The suburb of Heathridge falls under the local government of the City of Joondalup and is represented by two councillors from the North Central Ward. The current councillors are Philippa Taylor and Nige Jones.[7] At state parliament level, Heathridge is represented in the Western Australian Legislative Assembly by a member from Joondalup electoral district. The suburb first participated in the 1980 state election. The current member is Emily Hamilton. In the Australian federal parliament, the suburb is part of the Division of Moore and is currently represented by member, Ian Goodenough.



The suburb as several general parks such as Captain, Whitmore, Balanus, Larkspur and the Poseiden Reserve. The others serve as multi-purpose parks. At the southernmost end of the suburb is Heathridge Park the Heathridge Community Centre, operated by the City of Joondalup. This includes indoor basketball courts, grassed level oval, tennis courts, education rooms, and child minding facilities. Additionally, the site is home to the Ocean Ridge Cricket Club[8] and Ocean Ridge Amateur Football Club.[9]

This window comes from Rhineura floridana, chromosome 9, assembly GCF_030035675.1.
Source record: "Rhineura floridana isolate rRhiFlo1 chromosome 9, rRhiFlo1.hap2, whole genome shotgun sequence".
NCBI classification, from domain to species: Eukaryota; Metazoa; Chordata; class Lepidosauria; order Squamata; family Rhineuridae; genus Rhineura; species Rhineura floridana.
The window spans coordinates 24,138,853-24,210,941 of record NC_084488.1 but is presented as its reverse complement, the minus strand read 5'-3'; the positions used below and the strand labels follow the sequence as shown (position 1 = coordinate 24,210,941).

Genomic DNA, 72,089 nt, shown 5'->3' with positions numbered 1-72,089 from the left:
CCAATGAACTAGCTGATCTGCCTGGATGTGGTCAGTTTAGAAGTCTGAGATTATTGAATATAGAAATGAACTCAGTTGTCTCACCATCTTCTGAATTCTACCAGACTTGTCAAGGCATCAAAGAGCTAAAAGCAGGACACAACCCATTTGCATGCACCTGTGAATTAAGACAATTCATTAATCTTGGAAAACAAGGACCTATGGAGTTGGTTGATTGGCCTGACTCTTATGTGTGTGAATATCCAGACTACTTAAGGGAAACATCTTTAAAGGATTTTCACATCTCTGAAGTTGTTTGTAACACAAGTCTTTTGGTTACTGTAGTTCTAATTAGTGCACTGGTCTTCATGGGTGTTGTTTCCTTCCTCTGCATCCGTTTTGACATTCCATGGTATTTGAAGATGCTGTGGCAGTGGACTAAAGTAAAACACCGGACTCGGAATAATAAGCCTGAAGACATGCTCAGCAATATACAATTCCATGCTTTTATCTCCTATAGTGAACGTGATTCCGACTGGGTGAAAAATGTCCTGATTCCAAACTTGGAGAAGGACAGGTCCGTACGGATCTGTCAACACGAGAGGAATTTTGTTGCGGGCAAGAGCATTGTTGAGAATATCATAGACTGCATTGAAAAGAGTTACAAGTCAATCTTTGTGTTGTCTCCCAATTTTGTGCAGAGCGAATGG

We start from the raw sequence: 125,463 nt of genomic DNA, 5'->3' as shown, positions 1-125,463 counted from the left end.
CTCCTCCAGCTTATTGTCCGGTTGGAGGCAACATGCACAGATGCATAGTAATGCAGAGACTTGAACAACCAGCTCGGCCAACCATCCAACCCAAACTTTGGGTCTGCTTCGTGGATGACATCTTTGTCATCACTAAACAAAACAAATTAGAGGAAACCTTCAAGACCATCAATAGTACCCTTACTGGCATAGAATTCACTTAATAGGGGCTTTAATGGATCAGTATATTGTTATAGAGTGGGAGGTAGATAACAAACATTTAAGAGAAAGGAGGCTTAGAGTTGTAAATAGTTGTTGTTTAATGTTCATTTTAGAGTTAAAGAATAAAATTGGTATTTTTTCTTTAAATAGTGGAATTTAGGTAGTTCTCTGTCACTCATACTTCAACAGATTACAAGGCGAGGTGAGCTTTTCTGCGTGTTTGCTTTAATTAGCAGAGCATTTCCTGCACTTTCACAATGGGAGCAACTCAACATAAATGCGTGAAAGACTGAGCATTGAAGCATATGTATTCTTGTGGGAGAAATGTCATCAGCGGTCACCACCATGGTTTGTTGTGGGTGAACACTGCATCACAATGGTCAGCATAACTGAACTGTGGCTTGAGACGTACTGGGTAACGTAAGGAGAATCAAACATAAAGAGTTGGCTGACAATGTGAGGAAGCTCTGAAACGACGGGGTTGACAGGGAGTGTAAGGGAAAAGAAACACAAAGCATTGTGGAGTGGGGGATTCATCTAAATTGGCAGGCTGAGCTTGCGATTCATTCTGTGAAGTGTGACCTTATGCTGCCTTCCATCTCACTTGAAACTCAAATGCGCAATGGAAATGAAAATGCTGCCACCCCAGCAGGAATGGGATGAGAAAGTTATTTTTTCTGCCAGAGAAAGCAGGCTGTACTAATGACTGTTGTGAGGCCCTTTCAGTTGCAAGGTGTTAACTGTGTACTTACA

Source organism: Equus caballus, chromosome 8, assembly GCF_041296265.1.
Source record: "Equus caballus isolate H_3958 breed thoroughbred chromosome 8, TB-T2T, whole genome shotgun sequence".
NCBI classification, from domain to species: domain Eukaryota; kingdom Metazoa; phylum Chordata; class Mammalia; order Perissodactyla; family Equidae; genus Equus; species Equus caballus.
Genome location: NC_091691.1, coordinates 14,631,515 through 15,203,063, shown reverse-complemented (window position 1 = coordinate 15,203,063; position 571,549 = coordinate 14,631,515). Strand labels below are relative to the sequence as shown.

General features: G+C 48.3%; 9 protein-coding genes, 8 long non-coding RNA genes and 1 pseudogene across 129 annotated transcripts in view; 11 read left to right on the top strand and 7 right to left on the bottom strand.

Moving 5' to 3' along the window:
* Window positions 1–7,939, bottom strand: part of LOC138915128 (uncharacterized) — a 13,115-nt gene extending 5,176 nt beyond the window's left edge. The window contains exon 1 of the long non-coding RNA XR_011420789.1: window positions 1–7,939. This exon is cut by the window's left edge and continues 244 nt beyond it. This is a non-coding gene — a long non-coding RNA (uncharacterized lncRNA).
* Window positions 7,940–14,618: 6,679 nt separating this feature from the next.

This oval, along with Prince Regent Park, Admiral Park and Littorina Park have large grass outdoor ovals designed for used by schools, community groups and sporting activities including cricket, Australian rules football, and Association Football. There is also the Granny Spiers Community Centre on Poseidon Road, run by a not-for-profit group undertaking various community and disabled outreach and assistance programs.

Religious facilities

There are three dedicated houses of worship, belonging to The Church of Jesus Christ of Latter-day Saints, the Salvation Army, and a Pentecostal Anglican group. Other religious groups meet in various locations around the suburb.



The suburb is well served by a number of transport options including rail and bus links.


  •    460 Whitfords – Joondalup
  •    461 Whitfords – Joondalup
  •    462 Whitfords – Joondalup
  •    463 Whitfords – Joondalup
  •    464 Whitfords – Joondalup


The nearest train station is Edgewater Train Station. "The Joondalup train line is the second busiest heavy rail route in the metropolitan area, with the Mandurah Line experiencing the highest patronage",[10] Transport Minister Dean Nalder said.

A new $29.5 million multi-storey car park at Edgewater Station is on track for completion by the end of 2016. Construction of the 1,450 bay car park started earlier this year and the project, which will deliver 560 new bays at Edgewater Station, is about 70 per cent complete.[needs update]